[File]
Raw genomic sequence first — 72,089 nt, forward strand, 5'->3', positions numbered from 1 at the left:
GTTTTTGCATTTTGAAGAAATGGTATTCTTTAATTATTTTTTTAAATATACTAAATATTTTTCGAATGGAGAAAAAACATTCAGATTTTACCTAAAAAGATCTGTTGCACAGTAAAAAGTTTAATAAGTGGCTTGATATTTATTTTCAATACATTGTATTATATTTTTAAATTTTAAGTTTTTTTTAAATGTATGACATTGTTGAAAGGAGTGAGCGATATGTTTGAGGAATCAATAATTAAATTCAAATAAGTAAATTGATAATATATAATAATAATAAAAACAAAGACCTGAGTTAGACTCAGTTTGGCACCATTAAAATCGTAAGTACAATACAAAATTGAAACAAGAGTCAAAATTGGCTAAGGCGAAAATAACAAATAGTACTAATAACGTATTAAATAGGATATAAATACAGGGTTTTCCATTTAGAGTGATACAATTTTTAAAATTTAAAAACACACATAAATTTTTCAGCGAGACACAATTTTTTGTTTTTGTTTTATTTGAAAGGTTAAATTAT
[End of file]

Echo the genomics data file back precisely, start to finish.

Raw genomic sequence first — 72,089 nt, forward strand, 5'->3', positions numbered from 1 at the left:
GTTTTTGCATTTTGAAGAAATGGTATTCTTTAATTATTTTTTTAAATATACTAAATATTTTTCGAATGGAGAAAAAACATTCAGATTTTACCTAAAAAGATCTGTTGCACAGTAAAAAGTTTAATAAGTGGCTTGATATTTATTTTCAATACATTGTATTATATTTTTAAATTTTAAGTTTTTTTTAAATGTATGACATTGTTGAAAGGAGTGAGCGATATGTTTGAGGAATCAATAATTAAATTCAAATAAGTAAATTGATAATATATAATAATAATAAAAACAAAGACCTGAGTTAGACTCAGTTTGGCACCATTAAAATCGTAAGTACAATACAAAATTGAAACAAGAGTCAAAATTGGCTAAGGCGAAAATAACAAATAGTACTAATAACGTATTAAATAGGATATAAATACAGGGTTTTCCATTTAGAGTGATACAATTTTTAAAATTTAAAAACACACATAAATTTTTCAGCGAGACACAATTTTTTGTTTTTGTTTTATTTGAAAGGTTAAATTAT